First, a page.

Reflections from a Migrant Rights Caravan: Shining a Light on Immigrant Detention Center Abuses
It wasn´t your usual group of Central Americans arriving at the immigrant detention center in Tapachula, Mexico. The center guards are used to receiving buses of detainees awaiting deportation to their home countries, but this group was comprised of family members of migrants, caravanning through Mexico to protest the inhumane treatment their relatives receive during their journey via Mexico to the US.
Standing together in front of the locked gates and armed guards, about 150 Central American and North American activists called upon Mexican immigration authorities to clean up their act. “I was beaten by an immigration officer in Huixtla, Chiapas, even though I had authorization to be in Mexico,” testified one Honduran man. “I was caught by immigration in northern Mexico, but they turned me in to kidnappers, who held me and abused me for 4 months,” said a Honduran woman from behind dark sunglasses to protect her identity.
“These are just some of the abuses,” emphasized Irineo Mujica, a Mexican migrant rights activist, “Here in this detention center, there are stories of rapes, mistreatment, exploitation. They charge migrants 4 times the price just to call their families. They hold them for months and months–long past the authorized amount. They call this a detention center, but just look at the bars on the windows. This is a prison!”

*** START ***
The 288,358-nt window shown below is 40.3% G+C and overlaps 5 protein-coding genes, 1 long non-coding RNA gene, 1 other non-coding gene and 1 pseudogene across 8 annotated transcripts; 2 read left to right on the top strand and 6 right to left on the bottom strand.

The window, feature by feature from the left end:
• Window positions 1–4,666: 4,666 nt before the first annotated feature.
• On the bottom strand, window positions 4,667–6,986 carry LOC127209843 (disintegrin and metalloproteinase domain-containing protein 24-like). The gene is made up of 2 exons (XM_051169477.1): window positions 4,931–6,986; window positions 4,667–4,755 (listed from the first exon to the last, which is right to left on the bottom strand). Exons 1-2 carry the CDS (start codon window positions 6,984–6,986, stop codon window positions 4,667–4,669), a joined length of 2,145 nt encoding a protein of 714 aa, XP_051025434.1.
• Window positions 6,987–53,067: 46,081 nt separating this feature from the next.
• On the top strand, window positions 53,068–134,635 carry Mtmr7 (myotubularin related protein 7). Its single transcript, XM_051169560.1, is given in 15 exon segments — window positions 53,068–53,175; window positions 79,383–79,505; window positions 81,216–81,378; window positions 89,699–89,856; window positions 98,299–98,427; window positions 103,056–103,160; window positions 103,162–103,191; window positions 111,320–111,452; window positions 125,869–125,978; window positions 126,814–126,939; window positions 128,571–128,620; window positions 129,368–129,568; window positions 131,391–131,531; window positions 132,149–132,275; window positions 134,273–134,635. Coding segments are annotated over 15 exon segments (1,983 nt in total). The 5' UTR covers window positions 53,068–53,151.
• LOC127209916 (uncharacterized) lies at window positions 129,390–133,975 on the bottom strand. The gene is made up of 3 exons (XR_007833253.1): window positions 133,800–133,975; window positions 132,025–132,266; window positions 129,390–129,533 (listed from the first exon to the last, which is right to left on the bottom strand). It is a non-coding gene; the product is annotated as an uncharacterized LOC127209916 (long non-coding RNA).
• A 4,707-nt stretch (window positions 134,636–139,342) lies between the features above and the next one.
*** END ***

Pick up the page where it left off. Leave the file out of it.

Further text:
After Mr. Mujica, Father Heyman Vasquez, director of the migrant shelter in Arriaga, Chiapas, spoke up, demanding that the United States also be held accountable for the treatment of migrants in Mexico. “The US is using Mexico to push its border further south!” he shouted. He then went on to point out that the United States uses its aid money and diplomatic pressure to encourage Mexico to beef up its immigration enforcement, particularly along its Southern border.
Indeed, out of the 1.4 billion dollar aid package the United States began providing to Mexico through Plan Mérida (aka Plan Mexico) in 2008, 20% is designated for immigration authorities. These funds go to things like buses for deportations, more migration check point and detention centers, and arms and equipment for Mexican authorities. Supposedly aimed to promote order, human rights defenders are seeing that this same strong-handed enforcement has led to the situation of abuses and extreme violence against migrants that they witness every day in Mexico.
After the testimonies and speeches, the group moved forward and formed a human chain directly in front of the gates. We chanted together “Stop the kidnappings! Stop the rapes! Stop the abuse!” I moved with the group, linking arms with the two Central American women at my sides, knowing that, as a United States citizen, the struggle to end violence against migrants in Mexico is just as much my fight as theirs.
Previous posts in the series “Reflections from a Migrant Rights Caravan”:
Part 1: Step by Step Towards Peace–A Six-Day Caravan for Migrants’ Rights
Part 2: U.S. Immigration Enforcement Hits Home